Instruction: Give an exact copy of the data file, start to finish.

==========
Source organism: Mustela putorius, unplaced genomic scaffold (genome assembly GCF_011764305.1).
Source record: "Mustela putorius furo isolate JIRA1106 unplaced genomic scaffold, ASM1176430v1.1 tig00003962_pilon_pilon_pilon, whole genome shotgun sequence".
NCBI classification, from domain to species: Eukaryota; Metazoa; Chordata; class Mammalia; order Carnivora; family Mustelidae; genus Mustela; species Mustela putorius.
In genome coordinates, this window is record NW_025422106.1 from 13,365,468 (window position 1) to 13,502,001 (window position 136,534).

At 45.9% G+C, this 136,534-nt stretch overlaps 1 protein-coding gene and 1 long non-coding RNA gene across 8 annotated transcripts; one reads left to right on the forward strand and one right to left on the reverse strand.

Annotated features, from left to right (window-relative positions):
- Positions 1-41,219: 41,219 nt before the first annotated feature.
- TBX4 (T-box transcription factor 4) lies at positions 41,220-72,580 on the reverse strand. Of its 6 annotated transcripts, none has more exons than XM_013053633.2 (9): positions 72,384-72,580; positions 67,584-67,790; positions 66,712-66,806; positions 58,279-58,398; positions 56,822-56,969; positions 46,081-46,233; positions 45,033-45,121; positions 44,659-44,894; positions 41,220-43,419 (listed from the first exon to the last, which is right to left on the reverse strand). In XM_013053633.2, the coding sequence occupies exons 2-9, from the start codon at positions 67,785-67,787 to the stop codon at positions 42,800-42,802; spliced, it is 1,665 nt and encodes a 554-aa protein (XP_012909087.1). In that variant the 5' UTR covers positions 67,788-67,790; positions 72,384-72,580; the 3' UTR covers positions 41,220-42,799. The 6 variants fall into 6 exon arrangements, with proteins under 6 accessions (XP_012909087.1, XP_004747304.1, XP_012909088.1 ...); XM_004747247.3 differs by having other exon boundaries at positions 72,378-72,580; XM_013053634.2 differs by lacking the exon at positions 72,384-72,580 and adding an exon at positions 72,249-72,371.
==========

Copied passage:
Source organism: Mustela putorius, unplaced genomic scaffold (genome assembly GCF_011764305.1).
Source record: "Mustela putorius furo isolate JIRA1106 unplaced genomic scaffold, ASM1176430v1.1 tig00003962_pilon_pilon_pilon, whole genome shotgun sequence".
NCBI classification, from domain to species: Eukaryota; Metazoa; Chordata; class Mammalia; order Carnivora; family Mustelidae; genus Mustela; species Mustela putorius.
In genome coordinates, this window is record NW_025422106.1 from 13,365,468 (window position 1) to 13,502,001 (window position 136,534).

At 45.9% G+C, this 136,534-nt stretch overlaps 1 protein-coding gene and 1 long non-coding RNA gene across 8 annotated transcripts; one reads left to right on the forward strand and one right to left on the reverse strand.

Annotated features, from left to right (window-relative positions):
- Positions 1-41,219: 41,219 nt before the first annotated feature.
- TBX4 (T-box transcription factor 4) lies at positions 41,220-72,580 on the reverse strand. Of its 6 annotated transcripts, none has more exons than XM_013053633.2 (9): positions 72,384-72,580; positions 67,584-67,790; positions 66,712-66,806; positions 58,279-58,398; positions 56,822-56,969; positions 46,081-46,233; positions 45,033-45,121; positions 44,659-44,894; positions 41,220-43,419 (listed from the first exon to the last, which is right to left on the reverse strand). In XM_013053633.2, the coding sequence occupies exons 2-9, from the start codon at positions 67,785-67,787 to the stop codon at positions 42,800-42,802; spliced, it is 1,665 nt and encodes a 554-aa protein (XP_012909087.1). In that variant the 5' UTR covers positions 67,788-67,790; positions 72,384-72,580; the 3' UTR covers positions 41,220-42,799. The 6 variants fall into 6 exon arrangements, with proteins under 6 accessions (XP_012909087.1, XP_004747304.1, XP_012909088.1 ...); XM_004747247.3 differs by having other exon boundaries at positions 72,378-72,580; XM_013053634.2 differs by lacking the exon at positions 72,384-72,580 and adding an exon at positions 72,249-72,371.